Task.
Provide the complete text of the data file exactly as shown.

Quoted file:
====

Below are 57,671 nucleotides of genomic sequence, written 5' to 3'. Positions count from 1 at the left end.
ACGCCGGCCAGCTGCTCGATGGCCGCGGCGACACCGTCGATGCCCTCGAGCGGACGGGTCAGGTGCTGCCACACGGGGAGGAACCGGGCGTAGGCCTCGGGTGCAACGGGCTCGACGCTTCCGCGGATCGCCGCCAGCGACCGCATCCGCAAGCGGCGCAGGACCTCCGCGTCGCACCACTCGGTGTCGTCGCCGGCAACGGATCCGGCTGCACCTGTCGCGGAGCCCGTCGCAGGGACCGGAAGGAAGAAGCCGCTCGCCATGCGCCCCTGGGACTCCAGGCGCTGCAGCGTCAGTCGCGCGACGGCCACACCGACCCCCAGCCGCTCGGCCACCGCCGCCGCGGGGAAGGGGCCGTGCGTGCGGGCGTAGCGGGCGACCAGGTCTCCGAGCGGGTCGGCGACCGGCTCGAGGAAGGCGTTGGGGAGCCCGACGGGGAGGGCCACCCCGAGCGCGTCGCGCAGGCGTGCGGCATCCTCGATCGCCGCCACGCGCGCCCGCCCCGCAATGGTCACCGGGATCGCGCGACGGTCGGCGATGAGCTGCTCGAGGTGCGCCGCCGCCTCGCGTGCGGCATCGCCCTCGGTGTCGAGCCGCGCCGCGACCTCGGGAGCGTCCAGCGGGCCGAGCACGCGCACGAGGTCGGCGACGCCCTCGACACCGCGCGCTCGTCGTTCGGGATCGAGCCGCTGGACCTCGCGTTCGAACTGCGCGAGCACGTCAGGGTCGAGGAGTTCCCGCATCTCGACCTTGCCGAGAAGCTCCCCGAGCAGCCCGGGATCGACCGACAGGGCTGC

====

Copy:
Below are 57,671 nucleotides of genomic sequence, written 5' to 3'. Positions count from 1 at the left end.
ACGCCGGCCAGCTGCTCGATGGCCGCGGCGACACCGTCGATGCCCTCGAGCGGACGGGTCAGGTGCTGCCACACGGGGAGGAACCGGGCGTAGGCCTCGGGTGCAACGGGCTCGACGCTTCCGCGGATCGCCGCCAGCGACCGCATCCGCAAGCGGCGCAGGACCTCCGCGTCGCACCACTCGGTGTCGTCGCCGGCAACGGATCCGGCTGCACCTGTCGCGGAGCCCGTCGCAGGGACCGGAAGGAAGAAGCCGCTCGCCATGCGCCCCTGGGACTCCAGGCGCTGCAGCGTCAGTCGCGCGACGGCCACACCGACCCCCAGCCGCTCGGCCACCGCCGCCGCGGGGAAGGGGCCGTGCGTGCGGGCGTAGCGGGCGACCAGGTCTCCGAGCGGGTCGGCGACCGGCTCGAGGAAGGCGTTGGGGAGCCCGACGGGGAGGGCCACCCCGAGCGCGTCGCGCAGGCGTGCGGCATCCTCGATCGCCGCCACGCGCGCCCGCCCCGCAATGGTCACCGGGATCGCGCGACGGTCGGCGATGAGCTGCTCGAGGTGCGCCGCCGCCTCGCGTGCGGCATCGCCCTCGGTGTCGAGCCGCGCCGCGACCTCGGGAGCGTCCAGCGGGCCGAGCACGCGCACGAGGTCGGCGACGCCCTCGACACCGCGCGCTCGTCGTTCGGGATCGAGCCGCTGGACCTCGCGTTCGAACTGCGCGAGCACGTCAGGGTCGAGGAGTTCCCGCATCTCGACCTTGCCGAGAAGCTCCCCGAGCAGCCCGGGATCGACCGACAGGGCTGC